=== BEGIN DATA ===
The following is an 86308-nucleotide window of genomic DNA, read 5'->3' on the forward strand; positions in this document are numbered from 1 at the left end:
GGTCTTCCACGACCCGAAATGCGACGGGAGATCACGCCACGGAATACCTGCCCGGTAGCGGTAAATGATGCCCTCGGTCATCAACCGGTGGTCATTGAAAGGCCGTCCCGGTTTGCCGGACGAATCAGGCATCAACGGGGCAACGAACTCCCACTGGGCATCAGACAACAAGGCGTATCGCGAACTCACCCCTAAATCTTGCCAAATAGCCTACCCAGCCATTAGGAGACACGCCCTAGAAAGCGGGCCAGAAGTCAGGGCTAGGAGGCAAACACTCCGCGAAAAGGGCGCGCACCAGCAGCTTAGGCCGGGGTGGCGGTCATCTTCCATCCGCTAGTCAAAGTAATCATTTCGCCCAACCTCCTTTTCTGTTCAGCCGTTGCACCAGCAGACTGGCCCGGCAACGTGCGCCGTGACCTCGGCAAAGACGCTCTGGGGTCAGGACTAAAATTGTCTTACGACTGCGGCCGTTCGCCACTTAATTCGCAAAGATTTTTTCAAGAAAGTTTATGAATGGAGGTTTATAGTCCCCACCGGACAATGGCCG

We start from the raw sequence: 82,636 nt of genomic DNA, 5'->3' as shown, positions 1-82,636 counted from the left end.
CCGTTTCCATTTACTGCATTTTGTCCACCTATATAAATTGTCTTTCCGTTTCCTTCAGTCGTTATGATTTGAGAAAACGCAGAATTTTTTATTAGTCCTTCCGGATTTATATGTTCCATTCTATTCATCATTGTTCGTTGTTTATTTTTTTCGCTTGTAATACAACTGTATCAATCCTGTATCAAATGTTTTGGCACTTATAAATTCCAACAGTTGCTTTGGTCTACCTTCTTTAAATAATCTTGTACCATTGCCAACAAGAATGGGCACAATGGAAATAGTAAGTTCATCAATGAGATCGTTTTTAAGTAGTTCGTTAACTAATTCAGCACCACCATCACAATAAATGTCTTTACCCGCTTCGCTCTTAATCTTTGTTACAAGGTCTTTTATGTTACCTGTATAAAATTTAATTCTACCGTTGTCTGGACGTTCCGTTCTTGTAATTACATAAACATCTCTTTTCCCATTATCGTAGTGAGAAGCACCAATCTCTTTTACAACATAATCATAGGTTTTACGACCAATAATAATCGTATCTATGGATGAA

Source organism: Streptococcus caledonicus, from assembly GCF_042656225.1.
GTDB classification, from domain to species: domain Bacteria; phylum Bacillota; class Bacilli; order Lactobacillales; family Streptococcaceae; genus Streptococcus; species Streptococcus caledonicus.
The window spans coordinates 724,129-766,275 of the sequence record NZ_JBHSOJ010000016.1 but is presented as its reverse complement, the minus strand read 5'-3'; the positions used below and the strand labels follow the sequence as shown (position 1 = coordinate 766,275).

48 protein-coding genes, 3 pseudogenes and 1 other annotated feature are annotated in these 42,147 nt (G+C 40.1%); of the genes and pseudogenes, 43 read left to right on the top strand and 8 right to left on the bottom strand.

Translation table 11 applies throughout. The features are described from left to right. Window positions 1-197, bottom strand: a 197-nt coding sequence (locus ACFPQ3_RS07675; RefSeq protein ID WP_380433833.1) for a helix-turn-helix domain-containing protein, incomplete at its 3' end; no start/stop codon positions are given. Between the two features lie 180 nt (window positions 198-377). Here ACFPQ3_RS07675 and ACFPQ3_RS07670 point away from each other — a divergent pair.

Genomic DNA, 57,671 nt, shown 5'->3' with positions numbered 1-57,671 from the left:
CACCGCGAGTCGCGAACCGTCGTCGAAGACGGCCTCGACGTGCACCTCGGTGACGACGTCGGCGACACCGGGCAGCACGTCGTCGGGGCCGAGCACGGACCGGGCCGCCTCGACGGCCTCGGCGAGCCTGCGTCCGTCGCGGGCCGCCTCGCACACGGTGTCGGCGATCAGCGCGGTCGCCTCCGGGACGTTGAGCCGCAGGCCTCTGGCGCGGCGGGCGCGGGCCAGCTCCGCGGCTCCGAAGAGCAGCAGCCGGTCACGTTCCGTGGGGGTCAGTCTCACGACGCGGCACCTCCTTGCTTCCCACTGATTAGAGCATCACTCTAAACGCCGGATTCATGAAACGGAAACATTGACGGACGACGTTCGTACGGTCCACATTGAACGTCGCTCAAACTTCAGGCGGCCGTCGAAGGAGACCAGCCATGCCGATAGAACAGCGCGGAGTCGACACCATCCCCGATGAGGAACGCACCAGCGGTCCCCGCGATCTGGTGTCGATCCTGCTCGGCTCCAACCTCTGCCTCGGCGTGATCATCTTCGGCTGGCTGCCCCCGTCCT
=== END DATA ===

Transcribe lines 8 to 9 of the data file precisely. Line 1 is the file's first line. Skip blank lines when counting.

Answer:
48 protein-coding genes, 3 pseudogenes and 1 other annotated feature are annotated in these 42,147 nt (G+C 40.1%); of the genes and pseudogenes, 43 read left to right on the top strand and 8 right to left on the bottom strand.

Translation table 11 applies throughout. The features are described from left to right. Window positions 1-197, bottom strand: a 197-nt coding sequence (locus ACFPQ3_RS07675; RefSeq protein ID WP_380433833.1) for a helix-turn-helix domain-containing protein, incomplete at its 3' end; no start/stop codon positions are given. Between the two features lie 180 nt (window positions 198-377). Here ACFPQ3_RS07675 and ACFPQ3_RS07670 point away from each other — a divergent pair.